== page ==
Vystrcil, J., Macek, T., Luksch, D., Labsky, M., Kunc, L., Kleindienst, J., Kasparova, T.: Mostly Passive Information Delivery - A Prototype. Submitted to EACL 2014 - Dialogue in Motion Workshop, Sweden (2014)Google Scholar
  12. 12.
    Road vehicles-Ergonomic aspects of transport information and control systems-Simulated lane change test to assess invehicle secondary task demand, International Standard ISO/DIS 26022:2010Google Scholar
  13. 13.
    Brooke, J.: SUS-A quick and dirty usability scale. In: Jordan, P.W., Thomas, B., Weerdmeester, B.A., McClelland, A.L. (eds.) Usability Evaluation in Industry, pp. 189–194. Taylor and Francis, London (1996)Google Scholar
  14. 14.
    Hone, K.S., Graham, R.: Towards a tool for the Subjective Assessment of Speech System Interfaces (SASSI). Natural Language Engineering 6(3-4), 287–303 (2000)CrossRefGoogle Scholar
  15. 15.
    Kubose, T.T., Bock, K., Dell, G.S., Garney, S.M., Kramer, A.F., Mayhugh, J.: The effects of speech production and speech comprehension on simulated driving performance. Applied Cognitive Psychology 20(1), 43–63 (2006)CrossRefGoogle Scholar
  16. 16.
    Drews, F.A., Pasupathi, M., Strayer, D.L.: Passenger and cell phone conversations in simulated driving. Journal of Experimental Psychology: Applied 14(4), 392 (2008)Google Scholar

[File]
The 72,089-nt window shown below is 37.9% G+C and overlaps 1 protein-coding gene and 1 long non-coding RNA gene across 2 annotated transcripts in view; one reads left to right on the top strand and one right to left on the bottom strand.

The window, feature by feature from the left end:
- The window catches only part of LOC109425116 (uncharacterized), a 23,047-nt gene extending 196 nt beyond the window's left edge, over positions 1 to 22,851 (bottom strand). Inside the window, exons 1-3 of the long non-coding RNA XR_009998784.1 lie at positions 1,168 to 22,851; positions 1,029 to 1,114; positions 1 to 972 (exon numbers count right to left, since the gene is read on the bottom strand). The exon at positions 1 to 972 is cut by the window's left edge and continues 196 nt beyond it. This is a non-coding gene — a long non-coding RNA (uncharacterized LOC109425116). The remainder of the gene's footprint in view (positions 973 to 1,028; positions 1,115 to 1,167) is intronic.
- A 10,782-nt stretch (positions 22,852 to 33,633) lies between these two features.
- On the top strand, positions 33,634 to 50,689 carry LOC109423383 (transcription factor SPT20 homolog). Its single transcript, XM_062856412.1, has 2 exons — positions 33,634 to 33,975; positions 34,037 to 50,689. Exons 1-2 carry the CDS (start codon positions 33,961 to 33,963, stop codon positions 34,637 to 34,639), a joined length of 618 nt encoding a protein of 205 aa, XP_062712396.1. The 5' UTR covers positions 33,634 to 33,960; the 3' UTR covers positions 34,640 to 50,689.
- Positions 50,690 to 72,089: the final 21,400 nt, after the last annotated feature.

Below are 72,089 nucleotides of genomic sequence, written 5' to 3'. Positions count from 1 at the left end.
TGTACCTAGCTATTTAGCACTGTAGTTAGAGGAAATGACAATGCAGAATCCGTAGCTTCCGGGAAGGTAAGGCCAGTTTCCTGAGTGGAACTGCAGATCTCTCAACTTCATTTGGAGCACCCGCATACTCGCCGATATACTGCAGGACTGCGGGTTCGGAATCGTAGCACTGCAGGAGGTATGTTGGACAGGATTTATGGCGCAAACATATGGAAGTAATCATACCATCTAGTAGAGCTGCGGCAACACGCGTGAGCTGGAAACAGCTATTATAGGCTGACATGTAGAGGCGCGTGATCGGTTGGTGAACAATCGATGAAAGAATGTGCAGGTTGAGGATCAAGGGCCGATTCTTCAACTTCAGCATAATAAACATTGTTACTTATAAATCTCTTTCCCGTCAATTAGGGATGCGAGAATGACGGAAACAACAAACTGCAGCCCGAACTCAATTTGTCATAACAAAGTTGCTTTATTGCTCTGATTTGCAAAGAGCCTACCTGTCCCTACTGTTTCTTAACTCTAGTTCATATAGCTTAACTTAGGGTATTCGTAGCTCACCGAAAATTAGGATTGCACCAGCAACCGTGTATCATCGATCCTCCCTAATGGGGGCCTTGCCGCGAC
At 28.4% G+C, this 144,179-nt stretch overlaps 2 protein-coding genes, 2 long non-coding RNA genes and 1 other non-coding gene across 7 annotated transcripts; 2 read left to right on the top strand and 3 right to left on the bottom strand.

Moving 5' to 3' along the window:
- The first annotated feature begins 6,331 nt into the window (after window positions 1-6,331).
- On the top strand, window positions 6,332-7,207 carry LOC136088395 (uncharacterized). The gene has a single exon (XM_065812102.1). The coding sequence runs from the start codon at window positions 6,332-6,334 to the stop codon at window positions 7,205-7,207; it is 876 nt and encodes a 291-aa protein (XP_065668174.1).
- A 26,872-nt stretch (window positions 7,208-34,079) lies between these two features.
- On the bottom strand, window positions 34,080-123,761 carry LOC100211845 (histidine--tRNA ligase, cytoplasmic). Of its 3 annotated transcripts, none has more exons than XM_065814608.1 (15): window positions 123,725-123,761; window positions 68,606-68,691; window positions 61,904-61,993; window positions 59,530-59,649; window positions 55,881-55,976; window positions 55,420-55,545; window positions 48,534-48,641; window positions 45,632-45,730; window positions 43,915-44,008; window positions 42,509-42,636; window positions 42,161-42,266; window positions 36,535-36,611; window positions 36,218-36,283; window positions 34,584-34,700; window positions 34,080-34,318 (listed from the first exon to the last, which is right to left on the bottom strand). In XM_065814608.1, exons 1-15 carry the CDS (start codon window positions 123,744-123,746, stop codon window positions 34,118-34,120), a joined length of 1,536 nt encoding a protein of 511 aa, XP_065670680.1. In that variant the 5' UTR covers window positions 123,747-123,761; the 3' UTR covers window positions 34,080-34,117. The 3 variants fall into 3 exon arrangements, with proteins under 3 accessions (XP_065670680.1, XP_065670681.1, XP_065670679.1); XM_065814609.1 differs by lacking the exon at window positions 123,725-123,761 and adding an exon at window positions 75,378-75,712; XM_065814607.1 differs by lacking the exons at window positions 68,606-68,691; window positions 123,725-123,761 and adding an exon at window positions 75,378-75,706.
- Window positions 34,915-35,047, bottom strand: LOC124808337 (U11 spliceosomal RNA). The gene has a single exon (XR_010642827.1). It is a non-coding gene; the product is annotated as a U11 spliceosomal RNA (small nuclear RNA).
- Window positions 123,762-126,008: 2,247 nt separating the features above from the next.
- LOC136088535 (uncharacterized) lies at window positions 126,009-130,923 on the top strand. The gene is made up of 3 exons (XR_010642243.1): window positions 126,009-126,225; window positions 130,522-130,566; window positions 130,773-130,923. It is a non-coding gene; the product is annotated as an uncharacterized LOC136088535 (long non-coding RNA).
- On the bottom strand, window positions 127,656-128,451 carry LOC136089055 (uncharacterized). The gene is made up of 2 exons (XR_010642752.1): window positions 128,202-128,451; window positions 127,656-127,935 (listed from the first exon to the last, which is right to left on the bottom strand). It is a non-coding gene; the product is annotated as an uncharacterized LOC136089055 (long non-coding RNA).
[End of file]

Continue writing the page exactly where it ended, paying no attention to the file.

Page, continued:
17. 17.
    Handley, Z.: Is text-to-speech synthesis ready for use in computer-assisted language learning? Speech Communication 51(10), 906–919 (2009)Google Scholar
  18. 18.
    Viswanathan, M., Viswanathan, M.: Measuring speech quality for text-to-speech systems: Development and assessment of a modified mean opinion score (MOS) scale. Computer Speech & Language Iss. 19(1), 55–83 (2005)CrossRefGoogle Scholar

Copyright information

© Springer International Publishing Switzerland 2014

Authors and Affiliations

  • Ladislav Kunc
    • 1
  • Martin Labsky
    • 1
  • Tomas Macek
    • 1
  • Jan Vystrcil
    • 1
  • Jan Kleindienst
    • 1
  • Tereza Kasparova
    • 1
  • David Luksch
    • 1
  • Zeljko Medenica
    • 2
  1. 1.IBM Prague Research and Development LabPragueCzech Republic
  2. 2.Nuance Communications, Inc.BurlingtonUSA

Personalised recommendations